We are told that we should have a plan – that we should pre-pare for two kinds of persecution. The first is what I will call “persecution light.” We should have a plan to answer those who honestly question us about our faith. Second, for what I will call “persecution heavy,” we should have a plan for what we will do when others speak maliciously against us because of our faith. Persecution light is more like a competition. Persecution heavy is more like a fight.
To face persecution intentionally we should first pre-pare for those who honestly question us about our faith. 15b Always be prepared to give an answer to everyone who asks you to give the reason for the hope that you have. But do this with gentleness and respect…
This is like a debate competition. First, debaters prepare arguments in favor of their case. Second, they anticipate counter-arguments from the opposition and prepare arguments against them. Third, they debate according to established ground-rules.
Likewise, we should prepare the basic argument of the gospel message; we should anticipate typical objections; and we should observe the rules outlined here by Peter.
First, we should learn and practice the main points of the gospel. This is best done in partnership with at least one other person. Second, we should anticipate typical objections to the gospel and prepare and practice answers for these. Third, we should do with gentleness toward the person who is asking honest questions and with respect for God who is working in both our hearts during this process. This is the basic format of programs like Evangelism Explosion and others. They teach you to defend your faith in using argumentation from the Scriptures. I recommend that every Christian take one of these courses or something similar that teaches you to do this.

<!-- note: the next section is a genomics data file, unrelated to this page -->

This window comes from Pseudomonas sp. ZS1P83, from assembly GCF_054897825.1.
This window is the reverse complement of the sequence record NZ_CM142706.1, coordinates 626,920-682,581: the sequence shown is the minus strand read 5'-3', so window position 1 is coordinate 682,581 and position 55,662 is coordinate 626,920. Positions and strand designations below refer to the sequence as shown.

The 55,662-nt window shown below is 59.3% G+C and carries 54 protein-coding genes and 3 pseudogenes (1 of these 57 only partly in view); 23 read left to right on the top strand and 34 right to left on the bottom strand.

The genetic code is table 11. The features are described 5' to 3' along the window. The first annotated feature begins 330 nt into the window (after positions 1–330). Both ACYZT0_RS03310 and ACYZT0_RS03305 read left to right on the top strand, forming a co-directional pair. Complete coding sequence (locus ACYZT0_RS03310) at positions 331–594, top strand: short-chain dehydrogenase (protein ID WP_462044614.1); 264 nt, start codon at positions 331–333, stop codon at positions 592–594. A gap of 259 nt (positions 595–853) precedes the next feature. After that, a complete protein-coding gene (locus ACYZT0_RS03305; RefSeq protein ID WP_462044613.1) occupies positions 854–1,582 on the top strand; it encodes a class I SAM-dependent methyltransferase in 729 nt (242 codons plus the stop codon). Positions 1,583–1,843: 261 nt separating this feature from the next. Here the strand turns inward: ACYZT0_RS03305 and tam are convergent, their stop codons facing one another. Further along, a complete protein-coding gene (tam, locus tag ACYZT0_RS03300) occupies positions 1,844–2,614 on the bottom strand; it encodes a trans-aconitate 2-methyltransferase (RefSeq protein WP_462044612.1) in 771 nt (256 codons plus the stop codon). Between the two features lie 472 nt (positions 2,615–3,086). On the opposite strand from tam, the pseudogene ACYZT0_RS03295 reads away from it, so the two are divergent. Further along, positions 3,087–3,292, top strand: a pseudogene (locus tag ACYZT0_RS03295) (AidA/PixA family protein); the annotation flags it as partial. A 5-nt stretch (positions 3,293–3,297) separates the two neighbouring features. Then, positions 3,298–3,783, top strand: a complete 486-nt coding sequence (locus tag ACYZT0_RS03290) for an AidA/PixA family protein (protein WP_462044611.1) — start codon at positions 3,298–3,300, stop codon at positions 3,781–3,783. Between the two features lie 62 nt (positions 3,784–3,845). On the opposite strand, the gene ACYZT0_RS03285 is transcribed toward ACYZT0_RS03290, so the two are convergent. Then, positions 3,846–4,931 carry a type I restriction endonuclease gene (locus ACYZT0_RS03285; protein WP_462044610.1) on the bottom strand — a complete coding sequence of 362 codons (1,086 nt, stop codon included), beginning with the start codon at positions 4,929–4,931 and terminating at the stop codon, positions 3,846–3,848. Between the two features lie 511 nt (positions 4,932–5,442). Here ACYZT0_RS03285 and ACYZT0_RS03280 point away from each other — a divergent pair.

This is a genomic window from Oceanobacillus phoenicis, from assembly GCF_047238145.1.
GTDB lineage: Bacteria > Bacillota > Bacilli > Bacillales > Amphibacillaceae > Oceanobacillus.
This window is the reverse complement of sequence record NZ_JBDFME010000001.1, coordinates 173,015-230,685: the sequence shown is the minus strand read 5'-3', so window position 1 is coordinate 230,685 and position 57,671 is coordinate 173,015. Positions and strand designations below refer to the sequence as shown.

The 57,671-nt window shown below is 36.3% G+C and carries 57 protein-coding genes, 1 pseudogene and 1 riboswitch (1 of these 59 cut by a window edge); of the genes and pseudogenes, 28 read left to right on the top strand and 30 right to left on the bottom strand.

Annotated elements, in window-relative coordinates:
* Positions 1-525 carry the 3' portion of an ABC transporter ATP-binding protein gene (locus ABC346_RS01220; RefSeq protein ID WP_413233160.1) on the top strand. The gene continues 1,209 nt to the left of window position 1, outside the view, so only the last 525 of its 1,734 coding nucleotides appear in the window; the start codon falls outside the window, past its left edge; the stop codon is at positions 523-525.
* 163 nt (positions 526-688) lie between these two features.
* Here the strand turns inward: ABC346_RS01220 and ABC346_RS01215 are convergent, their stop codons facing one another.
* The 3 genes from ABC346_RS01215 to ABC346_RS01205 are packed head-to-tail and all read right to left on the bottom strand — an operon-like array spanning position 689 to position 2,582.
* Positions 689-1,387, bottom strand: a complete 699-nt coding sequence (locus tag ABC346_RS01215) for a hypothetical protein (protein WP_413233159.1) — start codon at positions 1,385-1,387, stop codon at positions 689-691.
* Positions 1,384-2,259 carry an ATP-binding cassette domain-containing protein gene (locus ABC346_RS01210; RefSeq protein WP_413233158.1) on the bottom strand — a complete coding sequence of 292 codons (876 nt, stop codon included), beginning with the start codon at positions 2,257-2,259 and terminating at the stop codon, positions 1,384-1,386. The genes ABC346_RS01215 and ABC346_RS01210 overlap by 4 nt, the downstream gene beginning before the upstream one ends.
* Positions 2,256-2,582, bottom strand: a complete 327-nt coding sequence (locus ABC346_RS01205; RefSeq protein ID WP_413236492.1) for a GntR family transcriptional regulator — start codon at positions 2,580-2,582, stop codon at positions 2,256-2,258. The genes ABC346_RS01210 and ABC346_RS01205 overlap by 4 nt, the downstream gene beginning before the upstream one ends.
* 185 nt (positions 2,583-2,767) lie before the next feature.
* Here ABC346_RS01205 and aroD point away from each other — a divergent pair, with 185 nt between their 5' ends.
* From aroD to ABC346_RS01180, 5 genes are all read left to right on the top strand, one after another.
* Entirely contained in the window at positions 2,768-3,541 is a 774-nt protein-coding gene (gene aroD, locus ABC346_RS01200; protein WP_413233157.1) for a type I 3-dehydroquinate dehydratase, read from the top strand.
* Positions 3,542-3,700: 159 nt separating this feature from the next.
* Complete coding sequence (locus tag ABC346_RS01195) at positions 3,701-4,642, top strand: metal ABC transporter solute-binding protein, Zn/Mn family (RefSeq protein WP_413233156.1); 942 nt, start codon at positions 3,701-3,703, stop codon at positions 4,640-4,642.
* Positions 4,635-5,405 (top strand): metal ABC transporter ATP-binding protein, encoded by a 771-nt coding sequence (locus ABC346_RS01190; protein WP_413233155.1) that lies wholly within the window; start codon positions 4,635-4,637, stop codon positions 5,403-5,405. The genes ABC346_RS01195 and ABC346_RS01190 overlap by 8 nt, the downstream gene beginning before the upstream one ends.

Second, to face persecution intentionally, we should pre-pare our defense against those who slander us for our faith. This is more like a fight.
Some people just want to fight with you because you’re a Christian. They want to knock you down and let you be counted out. They are not asking honest questions. They want to take you down by making malicious accusations about you to others. They want to discredit you in the eyes of others, often, to assuage their own guilt. They think, “If I blast these people and their faith, maybe they will go away.”
As we saw earlier in 1 Peter, the best way to deal with this is not to fight back directly, but to be steadfast in your good behavior, so that whatever they might say against you is found to be untrue. When others examine the evidence of what they say, they will find you innocent and your accusers to be slanderous. And when God examines the evidence in the final judgment, he will find you innocent and find them guilty.
By having a plan and following the plan we can face persecution intentionally, trusting that God is working in and through our plans.
But it’s not enough to be fearless and intentional. We must face persecution in fellowship with Christ. We cannot do it alone. Paul wrote to the Phillipians
(Phi 3:10-11 NIV) I want to know Christ–yes, to know the power of his resurrection and participation in his sufferings, becoming like him in his death, and so, somehow, attaining to the resurrection from the dead.
Face persecution in fellowship with Christ
So let’s look at three aspects of our fellowship with Christ in persecution found in this passage.
First, we face persecution
- through Christ’s resurrection